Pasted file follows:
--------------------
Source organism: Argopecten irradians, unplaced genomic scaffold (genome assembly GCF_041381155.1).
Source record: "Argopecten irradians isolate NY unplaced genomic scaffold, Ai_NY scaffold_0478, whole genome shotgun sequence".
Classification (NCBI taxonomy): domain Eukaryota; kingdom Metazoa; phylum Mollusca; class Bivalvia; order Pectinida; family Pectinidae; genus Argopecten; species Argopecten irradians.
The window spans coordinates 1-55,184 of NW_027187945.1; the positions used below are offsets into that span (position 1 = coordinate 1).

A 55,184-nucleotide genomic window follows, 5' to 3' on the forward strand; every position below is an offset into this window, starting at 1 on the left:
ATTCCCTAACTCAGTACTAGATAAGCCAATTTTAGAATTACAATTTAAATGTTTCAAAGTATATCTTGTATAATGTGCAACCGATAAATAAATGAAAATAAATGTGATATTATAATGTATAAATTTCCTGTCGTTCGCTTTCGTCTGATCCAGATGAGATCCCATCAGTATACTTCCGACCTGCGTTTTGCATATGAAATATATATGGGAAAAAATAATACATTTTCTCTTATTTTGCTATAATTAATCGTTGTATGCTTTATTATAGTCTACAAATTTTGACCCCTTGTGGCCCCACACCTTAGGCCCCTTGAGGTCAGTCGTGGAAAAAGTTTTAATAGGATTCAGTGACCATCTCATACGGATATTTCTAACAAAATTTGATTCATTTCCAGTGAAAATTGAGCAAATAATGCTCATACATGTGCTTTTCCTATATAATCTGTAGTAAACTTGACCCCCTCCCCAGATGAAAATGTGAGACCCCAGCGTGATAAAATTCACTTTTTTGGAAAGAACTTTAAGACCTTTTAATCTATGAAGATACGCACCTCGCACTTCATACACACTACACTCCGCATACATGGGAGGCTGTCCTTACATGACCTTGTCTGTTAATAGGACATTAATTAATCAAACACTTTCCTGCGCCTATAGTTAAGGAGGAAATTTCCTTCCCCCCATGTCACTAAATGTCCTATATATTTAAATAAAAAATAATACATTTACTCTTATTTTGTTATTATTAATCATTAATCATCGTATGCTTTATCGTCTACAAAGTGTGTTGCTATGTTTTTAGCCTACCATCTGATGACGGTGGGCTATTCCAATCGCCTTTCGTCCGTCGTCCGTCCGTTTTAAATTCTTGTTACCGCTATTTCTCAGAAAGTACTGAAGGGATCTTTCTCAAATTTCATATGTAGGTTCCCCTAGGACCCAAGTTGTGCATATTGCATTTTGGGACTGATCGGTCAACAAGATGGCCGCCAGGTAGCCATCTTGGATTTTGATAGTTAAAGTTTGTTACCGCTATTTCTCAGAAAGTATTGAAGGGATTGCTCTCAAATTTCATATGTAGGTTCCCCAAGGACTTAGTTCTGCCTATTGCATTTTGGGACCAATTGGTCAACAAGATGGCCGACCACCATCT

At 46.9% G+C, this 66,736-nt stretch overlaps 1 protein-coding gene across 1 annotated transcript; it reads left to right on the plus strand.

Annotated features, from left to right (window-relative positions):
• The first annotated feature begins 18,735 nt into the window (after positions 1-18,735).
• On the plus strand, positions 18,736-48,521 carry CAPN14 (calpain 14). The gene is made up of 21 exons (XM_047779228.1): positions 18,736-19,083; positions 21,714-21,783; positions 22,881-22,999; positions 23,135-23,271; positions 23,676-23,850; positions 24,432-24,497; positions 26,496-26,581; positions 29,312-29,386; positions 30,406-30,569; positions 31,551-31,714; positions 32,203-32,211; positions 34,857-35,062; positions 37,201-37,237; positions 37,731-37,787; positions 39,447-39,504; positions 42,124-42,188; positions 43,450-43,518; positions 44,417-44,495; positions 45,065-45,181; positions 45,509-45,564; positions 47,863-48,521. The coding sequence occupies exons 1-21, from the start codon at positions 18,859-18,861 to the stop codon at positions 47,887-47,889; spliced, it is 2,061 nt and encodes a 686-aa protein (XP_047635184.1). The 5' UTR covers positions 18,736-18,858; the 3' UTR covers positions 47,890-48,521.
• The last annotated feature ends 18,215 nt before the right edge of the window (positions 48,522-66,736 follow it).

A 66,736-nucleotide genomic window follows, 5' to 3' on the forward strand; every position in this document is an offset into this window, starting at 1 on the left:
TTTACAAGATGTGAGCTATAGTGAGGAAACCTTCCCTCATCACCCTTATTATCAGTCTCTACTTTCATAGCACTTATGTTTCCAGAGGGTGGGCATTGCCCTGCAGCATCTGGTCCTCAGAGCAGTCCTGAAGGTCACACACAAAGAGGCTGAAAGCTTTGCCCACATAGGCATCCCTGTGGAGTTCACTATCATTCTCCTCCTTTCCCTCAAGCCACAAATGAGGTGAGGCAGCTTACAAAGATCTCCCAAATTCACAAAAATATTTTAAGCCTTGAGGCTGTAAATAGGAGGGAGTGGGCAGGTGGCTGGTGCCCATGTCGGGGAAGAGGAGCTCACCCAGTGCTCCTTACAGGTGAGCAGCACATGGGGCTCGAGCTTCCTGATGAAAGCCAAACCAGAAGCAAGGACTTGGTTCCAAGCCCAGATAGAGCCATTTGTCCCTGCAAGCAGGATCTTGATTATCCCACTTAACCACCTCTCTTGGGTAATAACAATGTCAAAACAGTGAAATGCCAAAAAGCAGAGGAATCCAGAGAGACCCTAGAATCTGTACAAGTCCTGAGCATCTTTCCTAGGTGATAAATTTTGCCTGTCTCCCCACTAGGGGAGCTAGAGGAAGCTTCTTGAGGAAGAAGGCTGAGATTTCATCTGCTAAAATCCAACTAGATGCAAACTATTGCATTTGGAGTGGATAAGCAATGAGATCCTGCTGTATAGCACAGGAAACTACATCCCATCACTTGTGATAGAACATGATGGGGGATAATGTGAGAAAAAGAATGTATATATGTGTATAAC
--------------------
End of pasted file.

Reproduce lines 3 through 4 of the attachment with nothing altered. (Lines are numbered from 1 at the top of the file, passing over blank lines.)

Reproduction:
Classification (NCBI taxonomy): domain Eukaryota; kingdom Metazoa; phylum Mollusca; class Bivalvia; order Pectinida; family Pectinidae; genus Argopecten; species Argopecten irradians.
The window spans coordinates 1-55,184 of NW_027187945.1; the positions used below are offsets into that span (position 1 = coordinate 1).